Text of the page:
Lesson learned: Growth is important when forecasting retail success, but one metric doesn’t tell the whole story. Pay close attention to what customers are saying — and give them ample space to talk within your own channels like your brand’s social media profiles, your website chat bots and product reviews or forums. Always consider the source first. Your customers will tell you what they expect from you.

Holiday data breaches have shoppers on high alert

Retailers are focused on sales during the holiday season, as they should be. But while they’re chasing more revenue, merchants often miss how fraud can upend their best laid plans to claim profit wins at the end of the year.

Fraud surges during the holiday shopping season, especially in ecommerce. Terbium Labs released a report called “How Fraud Stole Christmas” that examines holiday retail fraud from many different angles. The most telling findings show how shoppers have zero tolerance for poor experiences and fraud losses:

  • 68% of consumers would hold their bank at least partly responsible for fraudulent activity, regardless of how the compromise occurred
  • 66% of Americans believe they could easily become a victim of fraud over the holiday season
  • 65% believe they are at a higher risk of having their financial information exposed as a result of their holiday shopping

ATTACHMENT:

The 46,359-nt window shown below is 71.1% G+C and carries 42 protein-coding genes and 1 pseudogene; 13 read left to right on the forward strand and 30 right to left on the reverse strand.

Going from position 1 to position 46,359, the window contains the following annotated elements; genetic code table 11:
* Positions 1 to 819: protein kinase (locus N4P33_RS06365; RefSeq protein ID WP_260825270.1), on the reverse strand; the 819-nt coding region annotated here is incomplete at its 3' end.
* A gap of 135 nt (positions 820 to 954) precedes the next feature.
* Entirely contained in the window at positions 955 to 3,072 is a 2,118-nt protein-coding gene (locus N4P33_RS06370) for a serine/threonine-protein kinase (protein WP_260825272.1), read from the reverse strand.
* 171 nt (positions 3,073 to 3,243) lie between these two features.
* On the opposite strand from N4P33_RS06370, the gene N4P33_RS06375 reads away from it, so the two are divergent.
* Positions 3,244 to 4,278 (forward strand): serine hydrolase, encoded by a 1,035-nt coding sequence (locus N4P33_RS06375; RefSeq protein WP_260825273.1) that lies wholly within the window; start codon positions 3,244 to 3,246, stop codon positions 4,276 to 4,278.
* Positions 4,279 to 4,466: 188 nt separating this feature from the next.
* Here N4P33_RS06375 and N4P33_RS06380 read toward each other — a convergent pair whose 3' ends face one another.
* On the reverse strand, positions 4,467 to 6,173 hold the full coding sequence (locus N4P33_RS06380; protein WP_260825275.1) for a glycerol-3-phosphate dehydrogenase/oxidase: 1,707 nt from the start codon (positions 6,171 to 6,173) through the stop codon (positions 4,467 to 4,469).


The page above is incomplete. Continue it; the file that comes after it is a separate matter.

Signifyd’s own market research illustrates that consumers also blame retailers for fraud, no matter who was ultimately responsible for the fraudulent order. In fact, 51.2% of those polled by Survata on Signifyd’s behalf said having a fraudulent charge on their account left them with a negative opinion of the retailer where the charge was made. And negative impressions matter, as 52.8% of consumers said they would stop shopping at a retailer after the first or second bad experience with that retailer.

Brands are at risk, too. Cybercriminals love to pass off fake websites and ads to trick shoppers into turning over money and data for fraudulent online coupons and offers. ZeroFOX researchers filtered 124,000 domains containing a brand name by the certificate issuer to determine how many were imitating a legitimate business. 26 brands were identified in the report, with Apple, Amazon and Target as the biggest impersonation targets. 

Fake websites flourish during the holiday shopping rush. Check Point research found a 233% increase in phishing URLs for online stores this year. Anything with keyword combinations promising free offers with a call to action like logging in or verifying an account to continue are easy to spot as fraud. And yet, they succeed in stealing money and data from shoppers every year.

Lesson learned: Since customers are already on high fraud alert, assure them that they are safe shopping with you and that their data and privacy are protected. Keep website and app security top of mind, and work with a solution that provides a financial guarantee against fraud on approved orders, like Signifyd.

Learn from hidden ecommerce holiday lessons

Merchants can capitalize on trends any time of the year, but the winter holiday season is the best time to strike. With the new perspectives from these four news items on lesser-known holiday facts, retail leaders can build on their success from this holiday shopping season to reach even bigger profits in 2020 and beyond.

Don’t stress about holiday order spikes, increases in fraud and other ecommerce woes. Work with us to shift fraud liability away from your business and allow automated order fulfillment. Focus on making the sale. Leave the fraud review to Signifyd. Contact us to learn more.

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Chris Martinez

Chris Martinez

Chris is a content strategist at Signifyd.